21. On 26 July 1990 the RSFSR Council of Ministers adopted Resolution No. 259 on urgent measures for increasing the purchase of agricultural products harvested in 1990 and for ensuring their safe keeping. Its relevant parts resolved as follows:

I. Measures to increase the independence of decision-making by collective and Soviet farms concerning the sale of the harvest
"1. To authorise all manufacturers of agricultural produce to sell the surplus of such produce that remains after delivery under existing agreements... to procurers or other consumers at negotiated prices...

2. To declare inadmissible any restrictions on the sale or shipment of agricultural produce to consumers in autonomous districts or regions of the RSFSR under paragraph 1 of the present resolution... Should local councils introduce such restrictions in their territories, the RSFSR Council of Ministers may stop issuing Urozhay-90 bonds or delivering goods on the basis of them in those territories..."
II. Measures to encourage the sale of agricultural produce to the State through the reciprocal sale of goods in high demand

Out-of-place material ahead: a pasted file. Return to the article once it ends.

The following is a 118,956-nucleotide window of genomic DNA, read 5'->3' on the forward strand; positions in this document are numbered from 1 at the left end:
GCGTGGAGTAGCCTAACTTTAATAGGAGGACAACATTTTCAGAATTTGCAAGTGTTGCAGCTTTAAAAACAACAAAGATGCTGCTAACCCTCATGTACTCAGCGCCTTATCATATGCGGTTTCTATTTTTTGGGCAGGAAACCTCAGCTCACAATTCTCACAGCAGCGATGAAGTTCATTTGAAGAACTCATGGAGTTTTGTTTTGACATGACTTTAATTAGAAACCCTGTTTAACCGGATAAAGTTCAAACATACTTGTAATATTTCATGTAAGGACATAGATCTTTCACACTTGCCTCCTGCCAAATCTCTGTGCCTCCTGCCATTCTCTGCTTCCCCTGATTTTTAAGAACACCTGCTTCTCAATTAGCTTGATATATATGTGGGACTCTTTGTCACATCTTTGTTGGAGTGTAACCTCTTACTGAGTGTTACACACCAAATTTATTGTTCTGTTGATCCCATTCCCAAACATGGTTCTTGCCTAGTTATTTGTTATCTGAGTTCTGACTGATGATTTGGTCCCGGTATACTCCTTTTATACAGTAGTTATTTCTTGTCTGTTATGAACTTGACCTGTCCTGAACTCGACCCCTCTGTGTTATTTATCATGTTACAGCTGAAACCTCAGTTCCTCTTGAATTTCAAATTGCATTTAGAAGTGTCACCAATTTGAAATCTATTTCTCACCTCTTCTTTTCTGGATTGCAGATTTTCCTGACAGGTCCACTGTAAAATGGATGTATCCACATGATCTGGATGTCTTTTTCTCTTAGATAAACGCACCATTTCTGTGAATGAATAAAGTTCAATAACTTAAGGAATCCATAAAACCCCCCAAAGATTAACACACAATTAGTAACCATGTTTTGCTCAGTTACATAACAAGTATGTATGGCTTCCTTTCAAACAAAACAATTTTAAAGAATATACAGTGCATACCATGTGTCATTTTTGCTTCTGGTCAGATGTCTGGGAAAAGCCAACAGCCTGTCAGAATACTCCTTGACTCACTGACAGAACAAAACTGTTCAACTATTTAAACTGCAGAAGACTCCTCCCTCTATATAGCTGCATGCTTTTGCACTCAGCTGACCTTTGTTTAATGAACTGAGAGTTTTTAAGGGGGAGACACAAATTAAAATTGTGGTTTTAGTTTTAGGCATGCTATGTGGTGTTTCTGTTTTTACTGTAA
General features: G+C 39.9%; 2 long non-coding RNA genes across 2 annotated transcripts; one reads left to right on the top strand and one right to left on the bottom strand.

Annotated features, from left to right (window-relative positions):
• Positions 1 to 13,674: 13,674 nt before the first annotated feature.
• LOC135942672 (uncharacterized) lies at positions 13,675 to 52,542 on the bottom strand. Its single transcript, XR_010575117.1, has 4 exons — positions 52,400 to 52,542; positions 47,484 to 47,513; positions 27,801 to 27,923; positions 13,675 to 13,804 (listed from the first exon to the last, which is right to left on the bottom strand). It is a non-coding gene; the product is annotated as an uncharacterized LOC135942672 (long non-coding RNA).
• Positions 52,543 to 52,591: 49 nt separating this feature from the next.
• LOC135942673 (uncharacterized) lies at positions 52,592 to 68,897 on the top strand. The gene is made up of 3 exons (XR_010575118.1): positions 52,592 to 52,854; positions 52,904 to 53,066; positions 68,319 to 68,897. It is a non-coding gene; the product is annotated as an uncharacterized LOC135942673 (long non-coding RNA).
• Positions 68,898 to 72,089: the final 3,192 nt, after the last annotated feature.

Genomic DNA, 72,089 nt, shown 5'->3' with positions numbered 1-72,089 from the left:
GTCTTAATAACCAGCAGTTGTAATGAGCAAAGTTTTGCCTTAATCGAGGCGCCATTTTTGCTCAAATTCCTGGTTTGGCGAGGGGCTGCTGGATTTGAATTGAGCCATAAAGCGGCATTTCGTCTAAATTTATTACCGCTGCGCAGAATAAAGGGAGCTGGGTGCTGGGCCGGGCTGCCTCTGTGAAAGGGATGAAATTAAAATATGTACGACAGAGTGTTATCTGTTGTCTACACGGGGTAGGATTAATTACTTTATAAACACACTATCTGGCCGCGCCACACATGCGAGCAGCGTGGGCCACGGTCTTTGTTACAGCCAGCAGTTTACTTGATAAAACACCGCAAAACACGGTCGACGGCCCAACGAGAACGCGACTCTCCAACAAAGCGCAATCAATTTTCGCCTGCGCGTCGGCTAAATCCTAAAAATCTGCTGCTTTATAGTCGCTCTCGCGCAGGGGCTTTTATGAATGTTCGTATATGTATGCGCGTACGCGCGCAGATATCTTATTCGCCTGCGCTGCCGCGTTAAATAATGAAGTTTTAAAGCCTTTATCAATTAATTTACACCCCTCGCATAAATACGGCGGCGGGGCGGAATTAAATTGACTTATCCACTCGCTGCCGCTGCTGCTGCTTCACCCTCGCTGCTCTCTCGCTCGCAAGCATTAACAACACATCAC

"7. To begin issuing, in 1990, Urozhay-90 bonds to employees of collective and Soviet farms, other agro-industrial enterprises and organisations, peasants' farms and owners of personal subsidiary land plots in respect of agricultural produce sold to the State.

To determine that the bonds certify the right to purchase goods in high demand at retail prices in trade outlets. The said bonds are not legal tender.

8. The RSFSR Ministry of Finance and the RSFSR Ministry of Agriculture and Food will, until 1 September 1990, print and put into circulation through the branches of the RSFSR State Bank Urozhay-90 bonds for a total amount of 10 billion roubles. The bonds are to be used before 1 October 1991.

9. To establish that Urozhay-90 bonds are issued by the branches of the RSFSR State Bank:

- to all producers who sold standard products to the State between 1 July 1990 and 30 June 1991... in an amount equivalent to 10% of the value of the products sold...

...